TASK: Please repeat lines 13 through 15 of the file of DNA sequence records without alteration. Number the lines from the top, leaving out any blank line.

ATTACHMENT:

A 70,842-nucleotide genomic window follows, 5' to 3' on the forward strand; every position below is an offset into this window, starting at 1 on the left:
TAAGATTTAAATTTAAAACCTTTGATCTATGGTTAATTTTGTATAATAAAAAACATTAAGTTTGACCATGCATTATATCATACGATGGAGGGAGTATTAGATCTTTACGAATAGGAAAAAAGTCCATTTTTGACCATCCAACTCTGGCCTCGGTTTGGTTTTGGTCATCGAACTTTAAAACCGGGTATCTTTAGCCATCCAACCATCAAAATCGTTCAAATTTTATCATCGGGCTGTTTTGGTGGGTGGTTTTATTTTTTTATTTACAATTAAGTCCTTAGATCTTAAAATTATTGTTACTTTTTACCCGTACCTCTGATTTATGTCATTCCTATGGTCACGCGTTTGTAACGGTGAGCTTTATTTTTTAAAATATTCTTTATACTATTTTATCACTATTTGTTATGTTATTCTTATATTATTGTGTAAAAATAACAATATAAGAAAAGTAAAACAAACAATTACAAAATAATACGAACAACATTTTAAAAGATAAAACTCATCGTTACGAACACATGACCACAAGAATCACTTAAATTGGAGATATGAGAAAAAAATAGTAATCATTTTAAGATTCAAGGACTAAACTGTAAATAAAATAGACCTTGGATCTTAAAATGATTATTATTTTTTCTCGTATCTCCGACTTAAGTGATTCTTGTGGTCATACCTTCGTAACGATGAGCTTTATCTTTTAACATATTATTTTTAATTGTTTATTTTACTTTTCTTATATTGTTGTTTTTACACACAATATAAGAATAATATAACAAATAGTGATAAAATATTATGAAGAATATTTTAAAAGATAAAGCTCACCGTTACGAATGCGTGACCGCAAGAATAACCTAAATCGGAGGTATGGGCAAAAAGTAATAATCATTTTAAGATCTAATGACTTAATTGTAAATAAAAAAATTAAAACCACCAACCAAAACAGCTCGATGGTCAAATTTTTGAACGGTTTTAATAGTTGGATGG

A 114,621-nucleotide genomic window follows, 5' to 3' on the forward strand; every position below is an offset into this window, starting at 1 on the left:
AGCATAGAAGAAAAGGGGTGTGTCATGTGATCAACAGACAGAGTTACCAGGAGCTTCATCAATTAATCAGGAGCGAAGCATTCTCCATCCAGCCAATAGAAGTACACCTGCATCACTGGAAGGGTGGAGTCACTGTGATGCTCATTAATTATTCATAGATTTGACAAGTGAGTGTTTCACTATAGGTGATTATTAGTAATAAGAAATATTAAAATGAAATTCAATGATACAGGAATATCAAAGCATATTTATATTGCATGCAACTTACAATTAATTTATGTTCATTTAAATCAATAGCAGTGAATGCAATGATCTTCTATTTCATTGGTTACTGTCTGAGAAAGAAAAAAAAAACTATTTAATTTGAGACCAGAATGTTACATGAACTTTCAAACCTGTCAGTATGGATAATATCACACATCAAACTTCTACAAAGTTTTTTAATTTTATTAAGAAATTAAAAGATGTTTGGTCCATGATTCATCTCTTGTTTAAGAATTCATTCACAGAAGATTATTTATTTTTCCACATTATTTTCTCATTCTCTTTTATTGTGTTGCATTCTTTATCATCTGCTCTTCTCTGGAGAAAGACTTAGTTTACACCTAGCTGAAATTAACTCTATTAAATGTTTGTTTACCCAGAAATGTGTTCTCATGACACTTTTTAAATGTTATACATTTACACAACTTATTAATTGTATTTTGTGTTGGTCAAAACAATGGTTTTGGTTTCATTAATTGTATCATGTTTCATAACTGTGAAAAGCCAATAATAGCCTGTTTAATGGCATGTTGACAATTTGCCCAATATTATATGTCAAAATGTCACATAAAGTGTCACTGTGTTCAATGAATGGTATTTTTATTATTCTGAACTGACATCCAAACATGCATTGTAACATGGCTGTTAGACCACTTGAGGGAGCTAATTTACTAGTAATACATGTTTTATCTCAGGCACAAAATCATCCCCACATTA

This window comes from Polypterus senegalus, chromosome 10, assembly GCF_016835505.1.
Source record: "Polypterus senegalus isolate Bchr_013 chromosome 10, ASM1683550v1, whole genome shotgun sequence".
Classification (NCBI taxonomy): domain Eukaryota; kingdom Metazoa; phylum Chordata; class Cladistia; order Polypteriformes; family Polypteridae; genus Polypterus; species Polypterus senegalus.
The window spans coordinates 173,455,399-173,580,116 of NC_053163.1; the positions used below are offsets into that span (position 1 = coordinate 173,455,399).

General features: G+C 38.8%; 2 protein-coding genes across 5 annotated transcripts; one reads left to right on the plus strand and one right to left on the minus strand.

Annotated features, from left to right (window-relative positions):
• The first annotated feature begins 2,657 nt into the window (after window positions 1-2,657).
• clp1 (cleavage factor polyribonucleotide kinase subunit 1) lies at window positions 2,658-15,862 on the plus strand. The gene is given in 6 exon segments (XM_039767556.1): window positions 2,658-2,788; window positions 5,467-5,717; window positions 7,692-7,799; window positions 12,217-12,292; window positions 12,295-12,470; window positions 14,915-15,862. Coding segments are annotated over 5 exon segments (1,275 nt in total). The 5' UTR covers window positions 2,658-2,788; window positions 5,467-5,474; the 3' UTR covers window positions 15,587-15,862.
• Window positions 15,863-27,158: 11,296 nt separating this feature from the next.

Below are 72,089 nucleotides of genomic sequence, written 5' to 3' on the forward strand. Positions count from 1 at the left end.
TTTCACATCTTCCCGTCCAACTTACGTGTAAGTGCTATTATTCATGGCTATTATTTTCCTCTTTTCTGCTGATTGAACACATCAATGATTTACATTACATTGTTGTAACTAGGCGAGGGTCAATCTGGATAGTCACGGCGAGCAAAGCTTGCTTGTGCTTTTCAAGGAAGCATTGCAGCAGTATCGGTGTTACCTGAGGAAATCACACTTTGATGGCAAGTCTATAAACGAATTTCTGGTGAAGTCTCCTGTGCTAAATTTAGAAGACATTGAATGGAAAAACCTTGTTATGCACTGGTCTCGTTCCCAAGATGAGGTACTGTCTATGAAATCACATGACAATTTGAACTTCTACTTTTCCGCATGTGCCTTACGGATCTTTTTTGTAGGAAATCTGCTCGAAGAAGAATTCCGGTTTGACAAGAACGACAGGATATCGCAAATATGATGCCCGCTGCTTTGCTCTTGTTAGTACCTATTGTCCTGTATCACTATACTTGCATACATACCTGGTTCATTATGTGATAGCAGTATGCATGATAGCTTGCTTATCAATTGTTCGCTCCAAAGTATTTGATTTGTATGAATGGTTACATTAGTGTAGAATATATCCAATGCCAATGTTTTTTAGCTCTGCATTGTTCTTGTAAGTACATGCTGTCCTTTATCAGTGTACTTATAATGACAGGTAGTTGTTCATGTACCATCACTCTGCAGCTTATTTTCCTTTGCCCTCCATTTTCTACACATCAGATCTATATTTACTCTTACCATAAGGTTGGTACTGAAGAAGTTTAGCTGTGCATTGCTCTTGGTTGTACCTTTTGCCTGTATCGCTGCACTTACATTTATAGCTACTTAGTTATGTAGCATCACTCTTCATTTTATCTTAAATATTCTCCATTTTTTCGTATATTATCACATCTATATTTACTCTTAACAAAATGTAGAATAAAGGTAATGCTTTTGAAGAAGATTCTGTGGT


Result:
• Window positions 15,863-27,158: 11,296 nt separating this feature from the next.

Below are 72,089 nucleotides of genomic sequence, written 5' to 3' on the forward strand. Positions count from 1 at the left end.
TTTCACATCTTCCCGTCCAACTTACGTGTAAGTGCTATTATTCATGGCTATTATTTTCCTCTTTTCTGCTGATTGAACACATCAATGATTTACATTACATTGTTGTAACTAGGCGAGGGTCAATCTGGATAGTCACGGCGAGCAAAGCTTGCTTGTGCTTTTCAAGGAAGCATTGCAGCAGTATCGGTGTTACCTGAGGAAATCACACTTTGATGGCAAGTCTATAAACGAATTTCTGGTGAAGTCTCCTGTGCTAAATTTAGAAGACATTGAATGGAAAAACCTTGTTATGCACTGGTCTCGTTCCCAAGATGAGGTACTGTCTATGAAATCACATGACAATTTGAACTTCTACTTTTCCGCATGTGCCTTACGGATCTTTTTTGTAGGAAATCTGCTCGAAGAAGAATTCCGGTTTGACAAGAACGACAGGATATCGCAAATATGATGCCCGCTGCTTTGCTCTTGTTAGTACCTATTGTCCTGTATCACTATACTTGCATACATACCTGGTTCATTATGTGATAGCAGTATGCATGATAGCTTGCTTATCAATTGTTCGCTCCAAAGTATTTGATTTGTATGAATGGTTACATTAGTGTAGAATATATCCAATGCCAATGTTTTTTAGCTCTGCATTGTTCTTGTAAGTACATGCTGTCCTTTATCAGTGTACTTATAATGACAGGTAGTTGTTCATGTACCATCACTCTGCAGCTTATTTTCCTTTGCCCTCCATTTTCTACACATCAGATCTATATTTACTCTTACCATAAGGTTGGTACTGAAGAAGTTTAGCTGTGCATTGCTCTTGGTTGTACCTTTTGCCTGTATCGCTGCACTTACATTTATAGCTACTTAGTTATGTAGCATCACTCTTCATTTTATCTTAAATATTCTCCATTTTTTCGTATATTATCACATCTATATTTACTCTTAACAAAATGTAGAATAAAGGTAATGCTTTTGAAGAAGATTCTGTGGT